Your essay provides a reasonable answer to the question: Should the law, especially in India, change over time or remain always the same? Unfortunately, that's not the question you are being asked here. You are being asked about whether laws should be flexible in principle, not whether laws should be actively changed by new acts of legislation or replaced by different laws. Everything you say about the need to be able to create new laws to account for changes in society is both true and irrelevant. Make sure, then, always to devote enough time to reading and contemplating the prompt before answering the question.
If you were answering the right question, however, the essay would still be problematic because it is one-sided. It doesn't reflect on the opposite point of view. For instance, some might argue that some laws are rooted in nature or are divinely sanctioned and must remain the same always. A stronger version of your essay would acknowledge the existence of such an opposing argument, explain why people hold that opposing view, and explain why you disagree with it.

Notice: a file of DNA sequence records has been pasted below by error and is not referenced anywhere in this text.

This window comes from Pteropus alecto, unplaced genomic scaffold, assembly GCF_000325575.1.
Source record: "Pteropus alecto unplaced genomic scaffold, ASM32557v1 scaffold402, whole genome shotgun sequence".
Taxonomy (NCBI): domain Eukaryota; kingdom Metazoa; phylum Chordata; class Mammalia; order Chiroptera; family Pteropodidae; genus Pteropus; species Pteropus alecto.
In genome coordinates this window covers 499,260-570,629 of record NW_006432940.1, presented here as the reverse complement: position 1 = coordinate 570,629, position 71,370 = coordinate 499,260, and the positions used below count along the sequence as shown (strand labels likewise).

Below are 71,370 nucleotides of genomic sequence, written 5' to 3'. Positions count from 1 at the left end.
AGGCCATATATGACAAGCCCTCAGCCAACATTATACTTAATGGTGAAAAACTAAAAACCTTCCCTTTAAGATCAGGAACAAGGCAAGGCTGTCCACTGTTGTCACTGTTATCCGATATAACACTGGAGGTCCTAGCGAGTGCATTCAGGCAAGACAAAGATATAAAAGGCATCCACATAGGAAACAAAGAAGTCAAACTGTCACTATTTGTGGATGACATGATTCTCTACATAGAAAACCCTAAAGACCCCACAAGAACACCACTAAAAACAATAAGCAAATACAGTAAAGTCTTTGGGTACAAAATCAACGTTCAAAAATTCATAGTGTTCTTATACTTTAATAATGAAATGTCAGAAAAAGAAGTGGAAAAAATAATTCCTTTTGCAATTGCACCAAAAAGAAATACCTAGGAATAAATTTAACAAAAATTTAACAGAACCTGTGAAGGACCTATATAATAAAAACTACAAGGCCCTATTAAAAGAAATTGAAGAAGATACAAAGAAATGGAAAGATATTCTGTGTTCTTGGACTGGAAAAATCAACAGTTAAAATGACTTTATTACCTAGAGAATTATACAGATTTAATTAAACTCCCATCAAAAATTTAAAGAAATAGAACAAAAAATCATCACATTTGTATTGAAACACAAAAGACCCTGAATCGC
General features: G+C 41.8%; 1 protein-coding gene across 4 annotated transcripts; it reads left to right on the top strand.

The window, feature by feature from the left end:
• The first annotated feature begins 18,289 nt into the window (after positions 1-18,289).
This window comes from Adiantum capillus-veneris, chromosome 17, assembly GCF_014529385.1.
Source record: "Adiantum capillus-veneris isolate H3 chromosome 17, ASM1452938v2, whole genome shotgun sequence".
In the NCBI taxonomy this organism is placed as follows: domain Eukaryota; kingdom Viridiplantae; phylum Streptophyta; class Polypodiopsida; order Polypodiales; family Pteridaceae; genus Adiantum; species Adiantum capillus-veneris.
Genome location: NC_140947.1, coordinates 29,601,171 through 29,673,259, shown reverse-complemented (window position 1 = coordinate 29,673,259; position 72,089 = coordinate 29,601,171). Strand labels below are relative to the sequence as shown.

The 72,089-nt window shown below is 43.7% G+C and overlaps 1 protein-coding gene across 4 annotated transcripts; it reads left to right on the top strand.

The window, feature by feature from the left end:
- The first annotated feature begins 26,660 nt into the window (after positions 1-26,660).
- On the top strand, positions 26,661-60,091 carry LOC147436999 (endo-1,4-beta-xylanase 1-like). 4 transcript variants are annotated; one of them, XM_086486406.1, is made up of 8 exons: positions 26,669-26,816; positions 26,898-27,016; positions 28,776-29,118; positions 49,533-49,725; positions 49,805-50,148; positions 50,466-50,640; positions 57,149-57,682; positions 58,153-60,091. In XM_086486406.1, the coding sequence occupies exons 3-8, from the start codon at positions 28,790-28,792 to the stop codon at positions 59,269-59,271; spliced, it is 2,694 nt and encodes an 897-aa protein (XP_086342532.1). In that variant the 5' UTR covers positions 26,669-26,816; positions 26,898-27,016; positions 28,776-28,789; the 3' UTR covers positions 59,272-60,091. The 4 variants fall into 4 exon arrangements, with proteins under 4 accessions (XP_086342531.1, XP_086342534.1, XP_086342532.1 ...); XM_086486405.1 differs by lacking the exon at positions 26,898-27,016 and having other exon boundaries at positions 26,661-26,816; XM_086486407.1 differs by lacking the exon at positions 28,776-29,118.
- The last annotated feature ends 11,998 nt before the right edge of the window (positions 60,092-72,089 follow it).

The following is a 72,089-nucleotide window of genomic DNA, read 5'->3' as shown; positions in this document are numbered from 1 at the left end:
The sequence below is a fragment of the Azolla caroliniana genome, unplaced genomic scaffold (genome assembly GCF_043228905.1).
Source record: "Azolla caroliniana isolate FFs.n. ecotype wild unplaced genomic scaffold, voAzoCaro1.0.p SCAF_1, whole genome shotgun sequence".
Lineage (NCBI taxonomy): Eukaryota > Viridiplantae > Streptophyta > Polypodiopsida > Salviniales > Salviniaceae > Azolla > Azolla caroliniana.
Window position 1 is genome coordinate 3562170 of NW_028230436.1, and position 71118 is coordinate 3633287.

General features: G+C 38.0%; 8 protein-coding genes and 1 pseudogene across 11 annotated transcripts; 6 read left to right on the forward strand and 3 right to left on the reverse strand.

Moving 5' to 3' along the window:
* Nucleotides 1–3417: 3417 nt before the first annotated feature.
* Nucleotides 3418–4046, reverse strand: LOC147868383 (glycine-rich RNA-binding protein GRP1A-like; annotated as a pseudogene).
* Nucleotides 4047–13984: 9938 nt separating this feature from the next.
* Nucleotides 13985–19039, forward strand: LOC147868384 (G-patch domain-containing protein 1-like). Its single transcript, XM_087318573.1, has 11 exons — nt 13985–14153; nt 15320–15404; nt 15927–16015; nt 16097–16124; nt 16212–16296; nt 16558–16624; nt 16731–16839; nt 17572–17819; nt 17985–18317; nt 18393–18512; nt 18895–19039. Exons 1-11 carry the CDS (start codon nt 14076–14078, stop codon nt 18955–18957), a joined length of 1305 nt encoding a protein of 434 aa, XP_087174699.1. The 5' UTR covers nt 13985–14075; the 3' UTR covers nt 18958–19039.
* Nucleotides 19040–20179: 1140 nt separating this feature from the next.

But to return to the actual question asked, let's look at one example. Take the act of theft. Let's assume we want a society that outlaws theft. We therefore come up with a law: "All acts of theft are illegal and punishable by two years imprisonment." We might think that that's a fairly straightforward, unambiguous law, but it's obviously inflexible: if you are found guilty of the crime of theft, whoever you are and whatever the circumstances, then you must be imprisoned for two years. Not what are the advantages of inflexibility here, and what are the disadvantages of that inflexibility? That's the kind of question you would need to answer to begin thinking about the prompt.
On the one hand, you might think that because it is inflexible, the law prevents judges from being moved by prejudice or favoritism to impose harsher or lesser punishment depending on the race or gender or religious views or age or social standing of the accused. Inflexibility also conveys an unequivocal message to society about the consequences of theft, which you might consider useful for the purposes of effective deterrence.